Supporting small businesses still struggling during the pandemic, bolstering the state’s stressed healthcare system, and reducing the influence of out-of-state interests on Arizona’s ballot initiative process are some of the top items on the Arizona Chamber of Commerce and Industry’s wish list for state legislators this year.
The Chamber revealed these and a host of other policy recommendations Friday during its annual 2021 Legislative Forecast Luncheon. Governor Doug Ducey and legislative leaders also discussed their priorities at the event.
“The health crisis has upended not only the Arizona economy but the entire world in this global pandemic,” said Glenn Hamer, president of the Arizona Chamber. “Arizona has weathered this pandemic downturn just about better than any state and, as I’ve said many times, our governor has had just the right touch as we have weathered this once-in-a-century event.
“But some of our industries like tourism and hospitality continue to struggle.”
Hamer praised “heroic” healthcare providers and workers in saving lives. He also decried the violent protest that took place at the nation’s Capitol last Wednesday, resulting in five deaths.
Almost 900 attend event to hear recommendations from business, lawmakers
The Chamber and the Arizona Manufacturers Council hold the event every year to release their comprehensive guide of policy recommendations as well as hear from the governor and legislative leaders about their priorities for the legislative session that kicks off today.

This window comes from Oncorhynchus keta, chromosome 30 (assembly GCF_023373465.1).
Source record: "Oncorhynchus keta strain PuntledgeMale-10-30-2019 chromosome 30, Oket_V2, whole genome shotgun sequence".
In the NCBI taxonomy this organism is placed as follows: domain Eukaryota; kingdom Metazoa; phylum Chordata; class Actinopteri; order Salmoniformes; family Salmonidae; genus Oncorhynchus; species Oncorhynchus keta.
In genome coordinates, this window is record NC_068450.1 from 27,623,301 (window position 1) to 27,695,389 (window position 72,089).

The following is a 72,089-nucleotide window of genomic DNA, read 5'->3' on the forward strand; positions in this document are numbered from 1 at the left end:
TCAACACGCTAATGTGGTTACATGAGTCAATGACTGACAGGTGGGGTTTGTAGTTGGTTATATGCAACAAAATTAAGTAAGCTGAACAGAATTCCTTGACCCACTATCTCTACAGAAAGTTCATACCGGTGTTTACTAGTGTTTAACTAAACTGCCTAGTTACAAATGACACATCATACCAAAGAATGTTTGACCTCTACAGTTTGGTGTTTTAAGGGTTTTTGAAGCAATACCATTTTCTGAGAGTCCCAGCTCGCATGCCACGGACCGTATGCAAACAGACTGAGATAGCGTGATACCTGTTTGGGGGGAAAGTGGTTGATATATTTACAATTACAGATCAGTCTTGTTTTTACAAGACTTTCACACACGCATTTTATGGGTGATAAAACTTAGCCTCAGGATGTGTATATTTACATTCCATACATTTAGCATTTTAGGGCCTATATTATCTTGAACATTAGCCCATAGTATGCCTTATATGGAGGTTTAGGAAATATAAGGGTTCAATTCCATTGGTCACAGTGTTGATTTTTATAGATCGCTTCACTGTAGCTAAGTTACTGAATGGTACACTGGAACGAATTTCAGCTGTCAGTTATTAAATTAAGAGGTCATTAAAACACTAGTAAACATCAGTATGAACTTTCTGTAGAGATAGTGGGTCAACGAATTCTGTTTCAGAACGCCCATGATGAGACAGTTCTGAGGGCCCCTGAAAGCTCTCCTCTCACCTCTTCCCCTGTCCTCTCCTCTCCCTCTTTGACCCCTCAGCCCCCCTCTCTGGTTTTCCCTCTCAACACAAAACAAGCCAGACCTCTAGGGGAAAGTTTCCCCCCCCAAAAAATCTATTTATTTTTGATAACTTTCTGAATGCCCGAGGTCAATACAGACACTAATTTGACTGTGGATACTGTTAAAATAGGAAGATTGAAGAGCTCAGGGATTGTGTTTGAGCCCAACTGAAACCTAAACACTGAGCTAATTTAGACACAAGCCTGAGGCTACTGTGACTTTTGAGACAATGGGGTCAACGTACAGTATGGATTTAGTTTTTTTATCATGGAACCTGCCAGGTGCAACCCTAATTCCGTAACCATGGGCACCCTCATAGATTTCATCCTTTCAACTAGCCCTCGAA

Almost 900 people attended the virtual event including dozens of local, state and federal elected officials and business and community leaders. Hamer thanked the sponsor of the event, Cox Communications, for providing the internet infrastructure that has proved essential for thousands of job creators and their employees to continue thriving during one of the “most disruptive economic periods in history.”
Gov. Ducey calls on everyone to prevent the spread
This year’s short-term priorities were quite different from last year when state leaders grappled with topics like how to keep up with mushrooming population growth and the booming economy.
This year, ensuring Arizona citizens receive Covid-19 vaccines quickly and bringing the economy to full recovery were top goals of all who spoke.
Governor Doug Ducey made several remarks about his priorities for the session. Arizonans’ health is the number one priority now. Getting Arizona citizens vaccinated is critical, he said.
“This is a modern medical miracle that I don’t think anyone could have foreseen in March,” Ducey said about the successful race to get a vaccine for the deadly virus. “Not only do we have the vaccines here from Pfizer and Moderna and others on the way, they are in the state and they are going into people’s arms.”
Ducey, whose 97-year-old grandmother just received her vaccine, said elderly citizens and health care and essential workers will be vaccinated first before the general public at large.
Government will also focus on helping the underserved populations in tribal and rural areas.
Communicating that this vaccine is safe and effective is another priority to “get us back to normal as quickly as possible,” the governor said.
Catching students up post pandemic
As vaccines roll out, providing resources to education to bring children back up to speed in academics is another important step for economic recovery, Ducey said. Jobs and the economy will naturally follow, he said, and “no state is better positioned than the state of Arizona” to succeed.